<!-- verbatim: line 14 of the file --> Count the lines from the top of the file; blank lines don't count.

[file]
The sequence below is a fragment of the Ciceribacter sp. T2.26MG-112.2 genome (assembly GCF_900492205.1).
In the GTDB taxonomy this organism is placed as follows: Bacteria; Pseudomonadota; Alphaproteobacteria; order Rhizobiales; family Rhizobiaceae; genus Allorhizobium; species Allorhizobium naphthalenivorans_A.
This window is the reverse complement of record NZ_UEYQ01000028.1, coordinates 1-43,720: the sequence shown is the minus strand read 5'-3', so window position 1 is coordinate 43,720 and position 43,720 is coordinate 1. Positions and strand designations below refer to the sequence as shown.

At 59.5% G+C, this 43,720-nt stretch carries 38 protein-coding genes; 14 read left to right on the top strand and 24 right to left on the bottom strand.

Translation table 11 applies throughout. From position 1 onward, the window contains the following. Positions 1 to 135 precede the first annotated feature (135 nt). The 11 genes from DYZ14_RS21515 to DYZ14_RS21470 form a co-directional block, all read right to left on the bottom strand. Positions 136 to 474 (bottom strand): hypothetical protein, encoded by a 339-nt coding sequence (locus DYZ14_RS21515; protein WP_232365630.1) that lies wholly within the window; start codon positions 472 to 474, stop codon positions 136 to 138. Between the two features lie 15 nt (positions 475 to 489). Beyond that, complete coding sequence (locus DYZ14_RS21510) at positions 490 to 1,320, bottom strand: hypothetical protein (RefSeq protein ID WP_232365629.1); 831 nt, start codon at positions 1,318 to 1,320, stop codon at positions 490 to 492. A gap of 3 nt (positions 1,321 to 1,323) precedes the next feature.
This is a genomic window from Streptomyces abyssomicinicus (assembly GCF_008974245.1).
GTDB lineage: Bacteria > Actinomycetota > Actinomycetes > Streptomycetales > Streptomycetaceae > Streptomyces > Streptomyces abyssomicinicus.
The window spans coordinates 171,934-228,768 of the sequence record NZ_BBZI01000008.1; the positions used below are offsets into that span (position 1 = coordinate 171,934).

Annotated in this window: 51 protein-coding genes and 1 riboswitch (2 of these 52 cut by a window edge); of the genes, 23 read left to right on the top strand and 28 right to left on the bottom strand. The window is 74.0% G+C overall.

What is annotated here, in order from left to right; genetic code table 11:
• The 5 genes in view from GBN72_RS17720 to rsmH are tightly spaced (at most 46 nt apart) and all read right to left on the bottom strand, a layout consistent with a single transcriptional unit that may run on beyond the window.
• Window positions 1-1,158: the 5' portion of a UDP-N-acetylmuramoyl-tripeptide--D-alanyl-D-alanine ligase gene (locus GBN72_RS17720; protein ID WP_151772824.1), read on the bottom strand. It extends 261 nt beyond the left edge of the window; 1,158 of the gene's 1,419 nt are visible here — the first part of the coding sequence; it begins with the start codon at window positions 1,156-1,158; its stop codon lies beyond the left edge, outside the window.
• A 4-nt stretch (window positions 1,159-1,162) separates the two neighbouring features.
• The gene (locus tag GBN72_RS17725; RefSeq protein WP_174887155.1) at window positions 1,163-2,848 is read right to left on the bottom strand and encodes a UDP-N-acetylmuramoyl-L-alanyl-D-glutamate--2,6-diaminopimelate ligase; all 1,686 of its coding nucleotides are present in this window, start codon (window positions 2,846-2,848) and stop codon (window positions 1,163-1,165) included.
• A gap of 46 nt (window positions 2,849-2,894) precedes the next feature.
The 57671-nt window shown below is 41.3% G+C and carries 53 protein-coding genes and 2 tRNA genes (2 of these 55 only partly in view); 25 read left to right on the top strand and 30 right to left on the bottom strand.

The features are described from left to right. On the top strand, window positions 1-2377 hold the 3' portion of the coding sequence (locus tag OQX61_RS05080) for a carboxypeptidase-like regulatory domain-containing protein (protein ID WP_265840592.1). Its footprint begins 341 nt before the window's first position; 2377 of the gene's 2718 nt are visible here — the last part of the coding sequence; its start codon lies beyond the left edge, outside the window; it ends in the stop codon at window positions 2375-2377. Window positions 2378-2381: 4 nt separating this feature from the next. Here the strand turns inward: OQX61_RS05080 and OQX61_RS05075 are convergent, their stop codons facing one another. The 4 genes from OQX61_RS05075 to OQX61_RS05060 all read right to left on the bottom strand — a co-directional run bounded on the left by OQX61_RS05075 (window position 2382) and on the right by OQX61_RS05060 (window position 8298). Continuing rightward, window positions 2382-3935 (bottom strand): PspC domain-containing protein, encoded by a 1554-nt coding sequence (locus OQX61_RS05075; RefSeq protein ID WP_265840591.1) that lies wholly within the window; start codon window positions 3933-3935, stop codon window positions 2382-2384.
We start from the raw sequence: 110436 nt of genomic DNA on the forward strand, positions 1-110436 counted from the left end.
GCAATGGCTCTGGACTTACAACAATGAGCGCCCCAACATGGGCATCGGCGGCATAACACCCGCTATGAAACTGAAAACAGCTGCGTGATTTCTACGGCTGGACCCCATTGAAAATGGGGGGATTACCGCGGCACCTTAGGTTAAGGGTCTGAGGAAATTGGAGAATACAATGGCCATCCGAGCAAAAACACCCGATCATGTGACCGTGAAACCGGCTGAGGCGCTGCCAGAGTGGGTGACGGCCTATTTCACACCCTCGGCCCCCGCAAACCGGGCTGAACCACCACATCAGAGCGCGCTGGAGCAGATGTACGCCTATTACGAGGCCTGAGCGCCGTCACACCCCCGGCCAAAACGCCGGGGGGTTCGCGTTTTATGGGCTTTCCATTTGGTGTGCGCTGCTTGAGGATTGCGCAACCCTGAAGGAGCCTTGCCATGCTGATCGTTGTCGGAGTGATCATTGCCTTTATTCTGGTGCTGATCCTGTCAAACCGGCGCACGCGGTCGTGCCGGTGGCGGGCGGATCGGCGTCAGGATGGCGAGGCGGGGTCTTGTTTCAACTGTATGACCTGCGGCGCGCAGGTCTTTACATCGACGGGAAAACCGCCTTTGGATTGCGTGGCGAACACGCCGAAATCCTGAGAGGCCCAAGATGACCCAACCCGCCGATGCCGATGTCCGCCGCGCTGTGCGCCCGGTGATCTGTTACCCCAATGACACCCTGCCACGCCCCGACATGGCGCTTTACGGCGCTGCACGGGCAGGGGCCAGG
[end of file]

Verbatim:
• The gene (locus tag GBN72_RS17725; RefSeq protein WP_174887155.1) at window positions 1,163-2,848 is read right to left on the bottom strand and encodes a UDP-N-acetylmuramoyl-L-alanyl-D-glutamate--2,6-diaminopimelate ligase; all 1,686 of its coding nucleotides are present in this window, start codon (window positions 2,846-2,848) and stop codon (window positions 1,163-1,165) included.